The JastAdd extensible Java compiler.

  • Copyright (c) 2005-2008, Torbjörn Ekman
  • Copyright (c) 2005-2016, ExtendJ Committers

All rights reserved.

ExtendJ is covered by the Modified BSD License. The full license text is distributed with this software. See the LICENSE file.

Tools Used

ExtendJ uses these libraries:

  • JastAdd2 R20130212, Copyright (c) 2005-2013, The JastAdd Team. JastAdd2 is covered by the Modified BSD License. See the file licenses/JastAdd2-BSD for the full license text.
  • Beaver 0.9.11, Copyright (c) 2003-2011 Alexander Demenchuk. Beaver is covered by the Modified BSD License. See the file licenses/Beaver-BSD for the full license text.
  • JFlex 1.4.3, Copyright (c) 1998-2009 Gerwin Klein. JFlex is covered by the GNU General Public License. See the file licenses/JFlex-GPL for the full license text.
  • JastAddParser, Copyright (c) 2005, The JastAdd Team. JastAddParser is covered by the Modified BSD License. See the file licenses/JastAddParser-BSD for the full license text.
  • RagDoll R20120208, Copyright (c) 2011-2012 Jesper Öqvist. RagDoll is covered by the GNU General Public License Version 2, with the Classpath Exception. See the file licenses/RagDoll-GPL for the full license text.

The only library used by ExtendJ at runtime is the Beaver runtime component beaver-rt.jar.


ExtendJ is built using Apache Ant. Each module has it's own Ant script, and there is a toplevel Ant script that contains targets to build ExtendJ with support for various versions of Java. The default target will build ExtendJ for the highest supported Java version.

If you have Ant installed you can get a list of available build targets by entering the following in a terminal:

$ ant -p



java JavaCompiler <options> <source files>
  -verbose                  Output messages about what the compiler is doing
  -classpath <path>         Specify where to find user class files
  -sourcepath <path>        Specify where to find input source files
  -bootclasspath <path>     Override location of bootstrap class files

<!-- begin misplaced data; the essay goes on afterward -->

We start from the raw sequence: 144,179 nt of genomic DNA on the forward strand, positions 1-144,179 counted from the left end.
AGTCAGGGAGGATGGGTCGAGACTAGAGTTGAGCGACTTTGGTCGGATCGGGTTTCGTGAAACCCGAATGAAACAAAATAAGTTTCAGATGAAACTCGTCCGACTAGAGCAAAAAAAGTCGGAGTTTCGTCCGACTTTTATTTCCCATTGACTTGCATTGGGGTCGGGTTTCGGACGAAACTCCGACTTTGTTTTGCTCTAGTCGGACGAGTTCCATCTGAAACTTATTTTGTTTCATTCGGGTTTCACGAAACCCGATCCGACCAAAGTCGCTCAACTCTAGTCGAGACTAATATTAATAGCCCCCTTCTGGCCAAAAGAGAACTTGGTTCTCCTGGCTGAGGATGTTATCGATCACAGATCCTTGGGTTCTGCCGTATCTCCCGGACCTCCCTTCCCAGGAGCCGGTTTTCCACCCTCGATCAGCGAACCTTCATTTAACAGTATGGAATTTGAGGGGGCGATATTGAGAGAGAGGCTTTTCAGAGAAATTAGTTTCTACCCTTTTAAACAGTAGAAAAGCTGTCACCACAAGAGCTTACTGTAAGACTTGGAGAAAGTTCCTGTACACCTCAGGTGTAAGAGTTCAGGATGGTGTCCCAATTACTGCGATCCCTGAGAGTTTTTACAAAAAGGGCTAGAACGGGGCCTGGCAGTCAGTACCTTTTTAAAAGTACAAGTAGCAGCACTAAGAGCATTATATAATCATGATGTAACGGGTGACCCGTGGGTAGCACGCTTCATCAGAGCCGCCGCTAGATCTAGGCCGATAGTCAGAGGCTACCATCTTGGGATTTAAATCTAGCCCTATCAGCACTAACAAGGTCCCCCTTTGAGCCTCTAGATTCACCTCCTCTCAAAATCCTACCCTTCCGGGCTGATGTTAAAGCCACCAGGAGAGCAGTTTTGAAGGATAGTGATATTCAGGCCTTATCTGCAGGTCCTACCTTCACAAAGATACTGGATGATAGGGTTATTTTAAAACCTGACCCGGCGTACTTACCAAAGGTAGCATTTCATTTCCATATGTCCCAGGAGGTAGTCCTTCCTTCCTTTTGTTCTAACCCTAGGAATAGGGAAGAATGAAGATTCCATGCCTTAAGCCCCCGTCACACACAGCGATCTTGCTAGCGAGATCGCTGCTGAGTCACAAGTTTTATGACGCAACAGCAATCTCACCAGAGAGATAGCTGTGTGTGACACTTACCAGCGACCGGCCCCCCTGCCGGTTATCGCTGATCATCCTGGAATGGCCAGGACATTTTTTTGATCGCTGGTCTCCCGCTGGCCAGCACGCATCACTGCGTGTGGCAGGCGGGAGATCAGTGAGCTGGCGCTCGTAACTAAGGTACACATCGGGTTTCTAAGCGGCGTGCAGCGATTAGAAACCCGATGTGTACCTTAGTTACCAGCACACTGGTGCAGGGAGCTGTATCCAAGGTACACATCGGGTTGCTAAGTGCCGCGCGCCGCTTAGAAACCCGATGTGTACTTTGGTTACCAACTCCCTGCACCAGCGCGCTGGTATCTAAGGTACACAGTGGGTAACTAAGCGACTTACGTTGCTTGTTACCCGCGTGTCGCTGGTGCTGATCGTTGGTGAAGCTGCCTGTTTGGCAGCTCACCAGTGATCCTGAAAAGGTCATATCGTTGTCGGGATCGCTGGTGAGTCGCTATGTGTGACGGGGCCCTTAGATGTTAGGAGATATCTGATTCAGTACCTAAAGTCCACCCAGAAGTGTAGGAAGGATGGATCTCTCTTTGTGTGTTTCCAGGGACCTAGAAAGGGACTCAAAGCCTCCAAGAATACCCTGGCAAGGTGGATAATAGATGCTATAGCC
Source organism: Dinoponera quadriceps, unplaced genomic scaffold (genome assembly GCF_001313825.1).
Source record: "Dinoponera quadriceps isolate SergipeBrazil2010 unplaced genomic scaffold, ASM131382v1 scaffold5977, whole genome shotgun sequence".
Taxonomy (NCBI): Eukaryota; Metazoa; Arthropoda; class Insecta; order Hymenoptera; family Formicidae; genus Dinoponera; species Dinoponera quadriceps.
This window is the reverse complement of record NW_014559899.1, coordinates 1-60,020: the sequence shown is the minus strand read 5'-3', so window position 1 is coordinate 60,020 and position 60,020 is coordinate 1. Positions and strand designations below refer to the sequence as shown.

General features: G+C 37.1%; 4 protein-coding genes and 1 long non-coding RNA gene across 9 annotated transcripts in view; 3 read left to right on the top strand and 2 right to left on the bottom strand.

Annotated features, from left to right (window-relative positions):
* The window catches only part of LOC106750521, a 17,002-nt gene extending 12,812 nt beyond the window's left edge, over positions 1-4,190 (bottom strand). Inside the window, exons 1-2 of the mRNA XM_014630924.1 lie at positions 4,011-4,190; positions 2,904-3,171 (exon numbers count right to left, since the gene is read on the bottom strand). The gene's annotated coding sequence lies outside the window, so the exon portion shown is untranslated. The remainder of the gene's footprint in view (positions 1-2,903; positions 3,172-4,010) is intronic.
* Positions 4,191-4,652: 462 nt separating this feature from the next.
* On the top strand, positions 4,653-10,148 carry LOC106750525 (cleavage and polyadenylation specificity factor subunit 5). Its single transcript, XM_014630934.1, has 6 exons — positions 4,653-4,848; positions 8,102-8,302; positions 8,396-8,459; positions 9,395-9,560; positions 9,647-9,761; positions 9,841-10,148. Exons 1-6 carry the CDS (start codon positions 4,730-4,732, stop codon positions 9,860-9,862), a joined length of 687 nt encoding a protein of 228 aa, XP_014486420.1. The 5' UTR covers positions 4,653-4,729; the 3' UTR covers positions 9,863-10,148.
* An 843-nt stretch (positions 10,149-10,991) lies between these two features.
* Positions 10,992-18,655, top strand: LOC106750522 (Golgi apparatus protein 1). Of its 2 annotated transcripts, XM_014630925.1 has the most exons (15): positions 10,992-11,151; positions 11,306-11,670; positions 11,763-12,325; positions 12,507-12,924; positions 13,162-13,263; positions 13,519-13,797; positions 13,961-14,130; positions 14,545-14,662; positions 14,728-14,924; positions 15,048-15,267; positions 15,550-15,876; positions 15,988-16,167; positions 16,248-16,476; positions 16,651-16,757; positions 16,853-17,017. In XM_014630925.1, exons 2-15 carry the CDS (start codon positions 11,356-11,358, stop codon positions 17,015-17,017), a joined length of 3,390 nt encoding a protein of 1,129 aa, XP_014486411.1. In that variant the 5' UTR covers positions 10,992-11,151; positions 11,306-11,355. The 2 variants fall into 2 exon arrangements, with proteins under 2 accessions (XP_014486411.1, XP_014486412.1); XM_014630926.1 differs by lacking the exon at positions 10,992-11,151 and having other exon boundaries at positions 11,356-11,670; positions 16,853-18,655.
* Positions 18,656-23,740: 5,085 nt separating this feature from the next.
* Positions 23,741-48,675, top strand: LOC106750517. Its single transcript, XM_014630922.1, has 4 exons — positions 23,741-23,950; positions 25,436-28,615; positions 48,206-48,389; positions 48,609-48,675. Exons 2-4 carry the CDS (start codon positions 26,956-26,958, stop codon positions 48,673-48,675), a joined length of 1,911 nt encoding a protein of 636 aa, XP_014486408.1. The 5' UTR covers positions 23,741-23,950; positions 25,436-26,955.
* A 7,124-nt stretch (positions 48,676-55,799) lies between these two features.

-extdirs <dirs>           Override location of installed extensions
  -d <directory>            Specify where to place generated class files
  -nowarn                   Disable warning messages
  -help                     Print a synopsis of standard options
  -version                  Print version information


ExtendJ is intended to be an extensible compiler, however right now we are changing things in ExtendJ rapidly and breaking backward-compatibility.

The ExtendJ API up to version 7.1 was mostly much unchanged for several years. Since version 7.1 though many things have changed in ExtendJ in order to remove side effects, fix errors, and make the code more understandable. The next release should be much more stable, but right now ExtendJ is changing very much. Most of these non-compatible changes have happened since we moved the main development code to bitbucket. What you see in the bitbucket repository should be considered unstable.

See the extension migration guide for more information about migrating an extension from an older version of ExtendJ to the latest development version.


Some useful scripts for ExtendJ development can be found at the JJScripts repository.

Coding Style

Note: The source code of ExtendJ does not fully follow this style guide yet. We are in a conversion process to get the code consistent, but it takes a lot of work.

For the most part, JastAdd code should follow Google's Java Style Guide. JastAdd code should use a 100 character maximum line width, two-space indentation, as in the linked style guide. Line breaking rules are also generally the same.

Some things to note about JastAdd code:

  • Don't let synthesized and inherited attributes share the same name. That is a sure way to cause unexpected behaviour.
  • The refine constructs can cause lines to be very long, so it's a good idea to consistently always insert a line break after aspect name part of a refinement.
  • If you have a long equation, prefer to add a line break after the first equals sign.


If ExtendJ should generate faulty bytecode there are a number of different tools that can be used to diagnose the problem.

javap can be used to disassemble compiled bytecode:

$ javap -verbose -c Test.class

ASM by OW2 Consortium can be used for advanced instrumentation and analysis of bytecode. There is also a useful plugin for eclipse called "Bytecode Outline" from OW2.